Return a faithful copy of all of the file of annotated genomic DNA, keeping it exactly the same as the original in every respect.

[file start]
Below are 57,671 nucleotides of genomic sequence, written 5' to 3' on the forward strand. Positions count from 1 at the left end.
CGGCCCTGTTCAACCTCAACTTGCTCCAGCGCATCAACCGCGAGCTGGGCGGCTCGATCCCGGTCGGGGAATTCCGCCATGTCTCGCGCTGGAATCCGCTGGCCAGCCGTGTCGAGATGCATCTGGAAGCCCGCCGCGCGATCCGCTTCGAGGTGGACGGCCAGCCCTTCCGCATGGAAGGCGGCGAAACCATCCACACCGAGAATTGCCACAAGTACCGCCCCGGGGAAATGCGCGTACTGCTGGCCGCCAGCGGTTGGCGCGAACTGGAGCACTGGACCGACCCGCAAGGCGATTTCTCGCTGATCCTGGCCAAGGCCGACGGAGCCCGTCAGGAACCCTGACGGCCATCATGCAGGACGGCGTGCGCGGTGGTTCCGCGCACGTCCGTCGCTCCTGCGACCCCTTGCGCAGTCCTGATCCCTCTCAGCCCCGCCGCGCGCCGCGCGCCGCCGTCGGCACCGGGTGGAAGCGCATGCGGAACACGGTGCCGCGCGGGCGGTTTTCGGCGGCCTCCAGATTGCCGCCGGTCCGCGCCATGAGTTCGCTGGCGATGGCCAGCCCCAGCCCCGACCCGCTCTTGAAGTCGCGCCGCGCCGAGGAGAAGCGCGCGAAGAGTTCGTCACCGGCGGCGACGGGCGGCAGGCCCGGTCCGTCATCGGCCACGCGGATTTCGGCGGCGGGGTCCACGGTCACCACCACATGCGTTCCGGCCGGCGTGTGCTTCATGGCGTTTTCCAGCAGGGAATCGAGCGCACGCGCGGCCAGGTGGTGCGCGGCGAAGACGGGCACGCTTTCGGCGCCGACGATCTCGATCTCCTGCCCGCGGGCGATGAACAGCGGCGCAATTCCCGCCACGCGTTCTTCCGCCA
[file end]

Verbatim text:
Below are 57,671 nucleotides of genomic sequence, written 5' to 3' on the forward strand. Positions count from 1 at the left end.
CGGCCCTGTTCAACCTCAACTTGCTCCAGCGCATCAACCGCGAGCTGGGCGGCTCGATCCCGGTCGGGGAATTCCGCCATGTCTCGCGCTGGAATCCGCTGGCCAGCCGTGTCGAGATGCATCTGGAAGCCCGCCGCGCGATCCGCTTCGAGGTGGACGGCCAGCCCTTCCGCATGGAAGGCGGCGAAACCATCCACACCGAGAATTGCCACAAGTACCGCCCCGGGGAAATGCGCGTACTGCTGGCCGCCAGCGGTTGGCGCGAACTGGAGCACTGGACCGACCCGCAAGGCGATTTCTCGCTGATCCTGGCCAAGGCCGACGGAGCCCGTCAGGAACCCTGACGGCCATCATGCAGGACGGCGTGCGCGGTGGTTCCGCGCACGTCCGTCGCTCCTGCGACCCCTTGCGCAGTCCTGATCCCTCTCAGCCCCGCCGCGCGCCGCGCGCCGCCGTCGGCACCGGGTGGAAGCGCATGCGGAACACGGTGCCGCGCGGGCGGTTTTCGGCGGCCTCCAGATTGCCGCCGGTCCGCGCCATGAGTTCGCTGGCGATGGCCAGCCCCAGCCCCGACCCGCTCTTGAAGTCGCGCCGCGCCGAGGAGAAGCGCGCGAAGAGTTCGTCACCGGCGGCGACGGGCGGCAGGCCCGGTCCGTCATCGGCCACGCGGATTTCGGCGGCGGGGTCCACGGTCACCACCACATGCGTTCCGGCCGGCGTGTGCTTCATGGCGTTTTCCAGCAGGGAATCGAGCGCACGCGCGGCCAGGTGGTGCGCGGCGAAGACGGGCACGCTTTCGGCGCCGACGATCTCGATCTCCTGCCCGCGGGCGATGAACAGCGGCGCAATTCCCGCCACGCGTTCTTCCGCCA